By this time I was walking with a teacher from Kilkenny, which sounds like the first line of a limerick but isn’t, or not of one I know. She told me that since Brexit she has had people asking her when she’s going home. She’s lived here twenty-eight years. This is home. Also her teaching qualification was gained in the UK and isn’t valid in the Irish Republic. I needed a comfort stop so fell behind when we reached a stretch with some cover for privacy. The walk leader had suggested a men to the right, women to the left option earlier, but none of us seemed that keen for communal peeing, thank goodness. The countryside was gentle with no major ups or downs.It was an easy walk onto this ridge.


We saw houses, but only one person who was leading a horse and as mud splattered as I was. It was all very quiet and calm.

Green pond

As a consequence of my moment of relief I was at the back of the group, and when I caught up with the back marker enjoyed walking with him for a while. Mind, when he slipped and fell in the mud I was glad he didn’t need a hand to get up again. The walk was just over eleven miles, and we were walking seven of them before lunch. I’d brought a packed lunch but my new back marker friend was wondering if we’d reach the pub in time for him to get a meal. We passed through this field of black and white sheep and shortly afterwards reached Egerton.

Baa Baa Black (and White) Sheep

Several of us including my Kilkenny friend headed into the churchyard to eat our picnics.

St James’ Egerton

There were snowdrops among the gravestones.

Gravestones and snowdrops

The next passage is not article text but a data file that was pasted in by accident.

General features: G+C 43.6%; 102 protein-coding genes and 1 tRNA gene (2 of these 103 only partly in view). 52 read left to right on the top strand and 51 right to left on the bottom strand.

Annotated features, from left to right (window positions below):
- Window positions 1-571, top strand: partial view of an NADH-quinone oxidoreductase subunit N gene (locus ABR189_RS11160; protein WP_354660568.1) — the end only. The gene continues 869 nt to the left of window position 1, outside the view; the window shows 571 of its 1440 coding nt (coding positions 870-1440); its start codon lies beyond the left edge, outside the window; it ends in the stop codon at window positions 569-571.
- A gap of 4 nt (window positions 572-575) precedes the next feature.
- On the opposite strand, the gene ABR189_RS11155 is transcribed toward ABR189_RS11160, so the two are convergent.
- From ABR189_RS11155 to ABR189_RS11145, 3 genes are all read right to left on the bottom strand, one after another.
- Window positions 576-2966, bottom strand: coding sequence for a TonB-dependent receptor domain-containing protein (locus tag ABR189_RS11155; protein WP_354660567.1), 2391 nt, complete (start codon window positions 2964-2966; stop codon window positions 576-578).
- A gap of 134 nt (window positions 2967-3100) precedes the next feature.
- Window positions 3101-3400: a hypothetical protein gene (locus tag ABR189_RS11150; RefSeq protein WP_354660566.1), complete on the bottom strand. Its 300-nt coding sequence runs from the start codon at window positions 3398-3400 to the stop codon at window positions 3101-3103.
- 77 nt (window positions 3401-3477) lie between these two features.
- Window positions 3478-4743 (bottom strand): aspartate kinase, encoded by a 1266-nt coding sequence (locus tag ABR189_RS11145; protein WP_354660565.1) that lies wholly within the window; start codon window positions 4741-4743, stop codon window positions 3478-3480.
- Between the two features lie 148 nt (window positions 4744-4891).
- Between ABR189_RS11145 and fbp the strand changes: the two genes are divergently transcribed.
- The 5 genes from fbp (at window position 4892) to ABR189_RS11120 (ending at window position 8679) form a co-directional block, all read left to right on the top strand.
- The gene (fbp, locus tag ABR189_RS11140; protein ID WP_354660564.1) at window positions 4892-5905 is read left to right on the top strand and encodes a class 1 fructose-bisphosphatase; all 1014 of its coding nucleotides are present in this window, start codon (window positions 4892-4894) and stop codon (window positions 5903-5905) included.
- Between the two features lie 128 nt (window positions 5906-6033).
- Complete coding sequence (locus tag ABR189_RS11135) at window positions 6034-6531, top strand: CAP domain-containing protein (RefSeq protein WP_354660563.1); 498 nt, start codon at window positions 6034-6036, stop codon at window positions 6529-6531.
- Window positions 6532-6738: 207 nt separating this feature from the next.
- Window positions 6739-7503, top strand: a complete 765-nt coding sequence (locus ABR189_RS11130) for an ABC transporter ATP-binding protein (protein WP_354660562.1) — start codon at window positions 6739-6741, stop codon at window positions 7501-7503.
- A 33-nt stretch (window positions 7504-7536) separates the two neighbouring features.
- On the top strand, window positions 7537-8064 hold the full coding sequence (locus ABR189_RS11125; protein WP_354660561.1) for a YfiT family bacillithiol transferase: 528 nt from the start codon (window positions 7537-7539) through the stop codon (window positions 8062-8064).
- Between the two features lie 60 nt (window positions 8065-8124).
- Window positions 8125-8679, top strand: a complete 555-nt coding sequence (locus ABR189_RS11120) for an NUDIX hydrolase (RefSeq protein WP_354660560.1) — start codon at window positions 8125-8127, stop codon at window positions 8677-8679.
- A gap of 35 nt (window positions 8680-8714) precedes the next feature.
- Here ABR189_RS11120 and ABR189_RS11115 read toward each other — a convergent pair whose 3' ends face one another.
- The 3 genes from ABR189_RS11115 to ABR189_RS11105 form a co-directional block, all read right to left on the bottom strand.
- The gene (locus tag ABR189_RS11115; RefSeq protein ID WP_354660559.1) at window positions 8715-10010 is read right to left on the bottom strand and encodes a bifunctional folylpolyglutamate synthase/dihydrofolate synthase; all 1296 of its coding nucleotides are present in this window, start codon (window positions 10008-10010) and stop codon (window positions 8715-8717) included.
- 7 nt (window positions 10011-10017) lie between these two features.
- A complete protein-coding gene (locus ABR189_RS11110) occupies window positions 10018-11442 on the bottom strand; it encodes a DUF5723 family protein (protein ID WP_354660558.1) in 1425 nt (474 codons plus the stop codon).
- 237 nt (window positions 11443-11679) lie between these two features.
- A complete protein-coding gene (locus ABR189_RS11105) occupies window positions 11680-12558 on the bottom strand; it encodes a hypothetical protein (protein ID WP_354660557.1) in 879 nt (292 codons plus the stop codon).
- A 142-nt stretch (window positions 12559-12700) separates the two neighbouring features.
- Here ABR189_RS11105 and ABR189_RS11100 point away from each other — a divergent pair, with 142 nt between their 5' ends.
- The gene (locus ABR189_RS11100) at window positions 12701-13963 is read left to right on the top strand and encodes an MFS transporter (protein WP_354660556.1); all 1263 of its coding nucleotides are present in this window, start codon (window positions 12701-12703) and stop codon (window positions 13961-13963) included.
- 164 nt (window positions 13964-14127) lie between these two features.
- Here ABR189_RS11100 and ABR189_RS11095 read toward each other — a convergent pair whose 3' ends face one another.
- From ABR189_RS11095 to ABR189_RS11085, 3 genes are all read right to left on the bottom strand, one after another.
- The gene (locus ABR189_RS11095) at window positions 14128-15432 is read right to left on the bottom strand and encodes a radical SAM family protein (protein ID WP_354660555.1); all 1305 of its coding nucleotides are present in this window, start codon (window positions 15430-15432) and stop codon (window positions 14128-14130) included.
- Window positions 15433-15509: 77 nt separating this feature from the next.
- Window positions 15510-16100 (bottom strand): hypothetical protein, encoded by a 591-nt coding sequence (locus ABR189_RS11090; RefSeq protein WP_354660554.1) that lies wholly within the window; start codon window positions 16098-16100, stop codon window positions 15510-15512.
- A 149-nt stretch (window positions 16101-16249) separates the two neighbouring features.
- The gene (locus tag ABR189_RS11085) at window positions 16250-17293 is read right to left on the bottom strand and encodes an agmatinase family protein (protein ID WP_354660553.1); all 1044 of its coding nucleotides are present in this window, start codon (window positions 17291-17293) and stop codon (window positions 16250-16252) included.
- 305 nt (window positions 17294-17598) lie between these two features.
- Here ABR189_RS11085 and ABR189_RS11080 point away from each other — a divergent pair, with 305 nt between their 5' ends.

Inside the church was an effigy of a knight with a little beadsman at his feet helping him to leapfrog the queue and get into heaven.

Knight effigy


I wandered up to join the others at the pub and have a drink of orange juice and soda. Egerton High Street has a limited choice of shops, but at least it has shops. So many of our villages have lost their shops as people go to supermarkets where the food is cheaper, leaving fewer opportunities for communities to mix and share that meta information that is so important to village life.

Egerton High Street

By the time we left the pub it was starting to drizzle and felt a lot colder. I didn’t take many pictures in the afternoon, but couldn’t resist these when we happened upon a photo shoot in a ruined church. It was started in the C11 and survived until the mid C20 when it was hit by a bomb in the Second World War.

Photo shoot

St Mary’s

Back at the station one or two or our number climbed into cars and left, but most of us crossed the bridge for the train back to London, the group gradually diminishing as we approached London and people said their goodbyes at the stations where we stopped. My Kilkenny friend got out at London Bridge, I left at Waterloo East, the last people travelled on to Charing Cross. I was muddy and slightly self-conscious on the bus, but it didn’t really matter. MasterB gave me a warm welcome before I enjoyed a hot shower and started on supper.

A good day out and no ghosts.